Currently, high-power (>20 mW), directly-modulated laser diodes, that operate at frequencies greater than 2 GHz, are not commercially available. Therefore, a different approach can be used for S-band, or higher frequencies, transmit signal manifold operations. FIG. 5 illustrates one such transmit manifold 190 which is intended for use with higher-frequency operation above 1 GHz such as, for example, the "S" frequency band, i.e., about 2.0 GHz to about 4.0 GHz. Similar to the transmit signal manifolds 29 and 100 in FIGS. 2a and 3, respectively, the RF source, which is S-band transmitter 192 in FIG. 5, provides transmit source electrical signal 196 to transmit source signal converter 194. To accommodate physical limitations which may be imposed by S-band operations, signal 196 can be amplified by amplifier 198 prior to signal division in divider 200. In the embodiment of FIG. 5, divider 200 is a 1:64 RF divider, which thus provides 64 signals, one of which being provided to transmit optical source 202. Each of the 64 outputs of divider 200, as exemplified by outputs 201a-c, can drive an electro-optic modulator, which is preferred to be a Mach-Zehnder (MZ) modulator. The MZ modulates the intensity of a high-power laser 204, which is preferred to be a continuous-wave miniature solid-state laser, such as the Whisper 1.3 1320-175W4 laser-diode-pumped Nd:YAG laser, which can be obtained from AMOCO Corp, Naperville, Ill. Modulator 206 provides optical signal 209 with a preselected wavelength into a first fiber-optic divider 211, which can be a 1:8 fiber-optic divider. Optical fibers 210 from divider 211 each power a second fiber-optic divider 212a,b each of which is preferred to be a 1:32 fiber-optic divider. Although only two second dividers 212a,b are shown, in FIG. 5 where a 64×256 element PAA 224 is used, thirty-two such 1:32 FO dividers can be used. In addition, although one manifold 190 is shown in conjunction with PAA 224, sixty-four such 256-element manifolds 190 can be used. The optical signal transmitted to transmit sink signal converter 214 can be sensed by detector 216 and amplified, as necessary, by transimpedance amplifier 218 and voltage amplifier 220. Detector 216 can be, for example, model HG1210AXA, provided by AT&T Corp., Basking Ridge, N.J. Duplexer 222 can direct transmit sink electronic signal 223 to the appropriate element of PAA 224. Similar to duplexer 132 in FIG. 3, duplexer 222 in FIG. 5 can direct a signal incoming to PAA 224 to S-band receiver manifold 226 and then to the RF sink, which is S-band receiver 228. The transmit manifold of FIG. 5 can operate into the tens of GHz because MZs are commercially available up to about 20 GHz, and may be available for operating frequencies up to about 70 GHz. For operating frequencies where transimpedance amplifiers are not available, extra voltage gain amplifiers, such as amplifier 220, can be used.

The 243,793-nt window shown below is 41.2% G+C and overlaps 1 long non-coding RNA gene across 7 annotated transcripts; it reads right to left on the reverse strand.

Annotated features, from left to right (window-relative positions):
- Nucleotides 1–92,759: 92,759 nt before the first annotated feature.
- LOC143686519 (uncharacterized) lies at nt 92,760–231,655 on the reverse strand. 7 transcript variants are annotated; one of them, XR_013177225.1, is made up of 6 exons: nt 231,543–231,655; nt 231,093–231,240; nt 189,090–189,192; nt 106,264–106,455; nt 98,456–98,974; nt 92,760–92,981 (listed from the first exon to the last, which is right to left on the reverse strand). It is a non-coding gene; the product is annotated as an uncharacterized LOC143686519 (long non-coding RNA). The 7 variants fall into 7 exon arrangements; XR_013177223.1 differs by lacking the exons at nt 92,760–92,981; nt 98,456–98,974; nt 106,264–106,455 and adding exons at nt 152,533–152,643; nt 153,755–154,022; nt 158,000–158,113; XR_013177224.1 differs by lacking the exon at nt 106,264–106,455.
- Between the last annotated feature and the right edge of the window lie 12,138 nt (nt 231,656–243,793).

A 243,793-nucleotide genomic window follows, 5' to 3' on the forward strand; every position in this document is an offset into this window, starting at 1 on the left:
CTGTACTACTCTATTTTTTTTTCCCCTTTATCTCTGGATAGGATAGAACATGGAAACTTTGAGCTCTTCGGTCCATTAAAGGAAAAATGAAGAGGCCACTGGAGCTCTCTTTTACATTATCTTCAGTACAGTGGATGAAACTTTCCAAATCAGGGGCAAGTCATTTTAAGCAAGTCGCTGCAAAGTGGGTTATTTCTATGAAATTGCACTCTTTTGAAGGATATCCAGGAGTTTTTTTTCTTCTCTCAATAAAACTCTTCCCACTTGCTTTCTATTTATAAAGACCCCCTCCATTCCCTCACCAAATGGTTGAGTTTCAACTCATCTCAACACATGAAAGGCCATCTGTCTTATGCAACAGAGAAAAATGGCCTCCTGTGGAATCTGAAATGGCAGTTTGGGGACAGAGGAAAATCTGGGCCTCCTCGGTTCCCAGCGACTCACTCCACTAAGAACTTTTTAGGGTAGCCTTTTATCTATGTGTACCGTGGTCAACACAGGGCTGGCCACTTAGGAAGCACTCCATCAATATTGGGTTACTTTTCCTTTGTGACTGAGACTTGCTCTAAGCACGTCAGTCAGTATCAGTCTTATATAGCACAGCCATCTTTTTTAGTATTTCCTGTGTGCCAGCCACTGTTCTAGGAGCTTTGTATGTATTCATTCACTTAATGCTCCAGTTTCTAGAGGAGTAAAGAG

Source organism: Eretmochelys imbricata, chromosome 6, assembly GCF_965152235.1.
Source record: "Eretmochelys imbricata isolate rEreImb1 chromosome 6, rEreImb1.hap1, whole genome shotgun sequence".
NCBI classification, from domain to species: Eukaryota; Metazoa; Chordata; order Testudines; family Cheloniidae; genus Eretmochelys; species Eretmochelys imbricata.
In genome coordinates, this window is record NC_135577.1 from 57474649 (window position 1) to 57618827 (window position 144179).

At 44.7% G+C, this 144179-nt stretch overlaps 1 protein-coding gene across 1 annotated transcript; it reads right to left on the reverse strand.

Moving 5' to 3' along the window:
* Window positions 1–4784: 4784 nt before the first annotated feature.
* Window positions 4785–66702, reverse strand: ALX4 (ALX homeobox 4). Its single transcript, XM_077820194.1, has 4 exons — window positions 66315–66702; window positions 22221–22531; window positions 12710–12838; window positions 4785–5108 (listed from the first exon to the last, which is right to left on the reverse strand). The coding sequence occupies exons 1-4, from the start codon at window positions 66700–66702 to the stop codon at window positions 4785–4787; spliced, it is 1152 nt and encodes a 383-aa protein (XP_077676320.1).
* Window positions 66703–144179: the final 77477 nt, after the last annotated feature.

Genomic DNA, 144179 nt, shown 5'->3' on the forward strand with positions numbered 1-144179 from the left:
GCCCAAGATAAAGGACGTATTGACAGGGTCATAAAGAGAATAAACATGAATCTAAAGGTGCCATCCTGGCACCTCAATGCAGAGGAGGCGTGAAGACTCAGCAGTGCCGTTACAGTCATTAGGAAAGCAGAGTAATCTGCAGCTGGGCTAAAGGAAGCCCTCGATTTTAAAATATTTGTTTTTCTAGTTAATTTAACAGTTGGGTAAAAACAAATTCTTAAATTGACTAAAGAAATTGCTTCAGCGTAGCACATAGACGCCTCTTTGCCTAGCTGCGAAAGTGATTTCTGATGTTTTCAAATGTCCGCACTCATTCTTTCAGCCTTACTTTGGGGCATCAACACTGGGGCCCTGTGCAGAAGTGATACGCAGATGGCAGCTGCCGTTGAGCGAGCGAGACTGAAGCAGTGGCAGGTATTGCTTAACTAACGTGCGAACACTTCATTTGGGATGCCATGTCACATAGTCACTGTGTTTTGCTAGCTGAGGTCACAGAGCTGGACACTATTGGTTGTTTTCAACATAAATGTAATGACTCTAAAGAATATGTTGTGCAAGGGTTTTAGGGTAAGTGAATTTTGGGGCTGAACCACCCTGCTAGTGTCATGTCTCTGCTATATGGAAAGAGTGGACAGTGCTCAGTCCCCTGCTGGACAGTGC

FIG. 6 illustrates a receive signal manifold 250 that is intended for use at higher frequencies, such as the S-band frequency range. PAA 252 can transmit a receive source electronic signal to manifold 250 where signal 254 may be amplified by amplifier 256, if necessary. Duplexer 258 directs incoming signal 254 to receive source signal converter 260 which includes an optical source having a laser diode driver 262 and laser diode 264. Driver 262 excites diode 264, responsive to electronic signal 254, to provide an optical signal 266 with a preselected wavelength. For the embodiment shown in FIG. 6, a pre-selected wavelength of about 1300 nm is preferred. Optical signal 266 is received by receive optical coupler 269, which is coupled to converter 260. Coupler 269 generally includes multiple optical fibers 268 and multiple fiber-optic combiners 270a-d, which are preferred to be LAFCs. By using four 16:1 FO combiners 270 and in parallel, a composite 64:1 coupler 269 can be obtained. Because PAA 252 is, for this embodiment, a 64×256 element antenna, a configuration employing 256 couplers are employed. It is desirable to use single-mode 9/125 μm optical fibers as input fibers to combiner 270.
Receive optical coupler 269 is optically coupled to receive sink signal converter 271. Converter 271 can include optical detectors 272a-d, which can be, for example, model PD805A2, an InGaAs optical detector by Mitsubishi, Inc., Tokyo, Japan. The output of detectors 272a-d is received by 4:1 RF combiner 274. Combiner 274 produces receive sink electronic signal 275 that is received by the RF sink, which is S-band receiver 276. The 64:1 hybrid signal addition scheme, embodied by coupler 269 and converter 271, can reduce optical combination losses and minimize the electronic component count. As a result, the total combining loss can be held to approximately that of one 4:1 RF combiner, e.g., about 1-2 dB.